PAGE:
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Spontaneous Worship: Leading or Performing?

Written by Nathan Gifford on Tuesday, 16 January 2018. Posted in Blogs

Spontaneous Worship: Leading or Performing?

I recently came upon a discussion around the topic of spontaneous worship and how to move in that direction while leading in worship. There was a large variety of opinions, and you get to hear (or read) mine now. :) Can you plan for a spontaneous moment? Should you even have spontaneous worship? If you do, are you still leading worship or are you just performing for the congregation?

First, let's clarify a bit on exactly what we are talking about here. In a time of congregational worship, you have a set of songs that are planned to sing in that service. This is pretty standard across the span of different denominations and worship styles. The variation comes with how that time of worship is handled. Some may have a more traditional "song service", where they basically sing through that set list, one song to the next, without anything inbetween... outside of maybe a brief word of encouragement or something along those lines. Some would argue that this environment doesn't allow for "spontaneous worship"... and some would say it doesn't allow for worship much at all.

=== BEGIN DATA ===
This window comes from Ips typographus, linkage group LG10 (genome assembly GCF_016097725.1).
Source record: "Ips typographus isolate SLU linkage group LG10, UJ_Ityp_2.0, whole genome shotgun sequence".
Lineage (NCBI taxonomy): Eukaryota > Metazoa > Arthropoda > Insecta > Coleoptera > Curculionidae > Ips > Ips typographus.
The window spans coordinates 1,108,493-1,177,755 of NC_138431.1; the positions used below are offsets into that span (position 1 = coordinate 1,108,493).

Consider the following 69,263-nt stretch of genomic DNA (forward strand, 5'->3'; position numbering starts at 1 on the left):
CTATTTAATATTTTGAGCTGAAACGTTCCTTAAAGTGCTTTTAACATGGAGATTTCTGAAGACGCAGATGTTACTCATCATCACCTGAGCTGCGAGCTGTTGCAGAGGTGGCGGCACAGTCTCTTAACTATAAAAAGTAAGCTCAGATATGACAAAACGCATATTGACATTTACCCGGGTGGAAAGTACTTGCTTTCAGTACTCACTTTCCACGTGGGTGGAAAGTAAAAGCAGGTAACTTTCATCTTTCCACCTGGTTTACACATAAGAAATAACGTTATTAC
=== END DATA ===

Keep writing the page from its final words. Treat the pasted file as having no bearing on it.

Now, before you start throwing things at your screen, note that I did not say that. I simply stated how that type of service can be viewed by those that have a different style of corporate worship. The other spectrum of this would be a service where there is more of a "flow" from song to song. The overall time of singing is leading you somewhere... ideally into a real encounter with the presence of God. During and after this time of singing, there are moments where people can just freely worship. It may be 10 seconds... it may be 10 minutes... but it is just a moment of worshiping the Lord in your own way, in your own words, with or without music, and without set lyrics or anything else.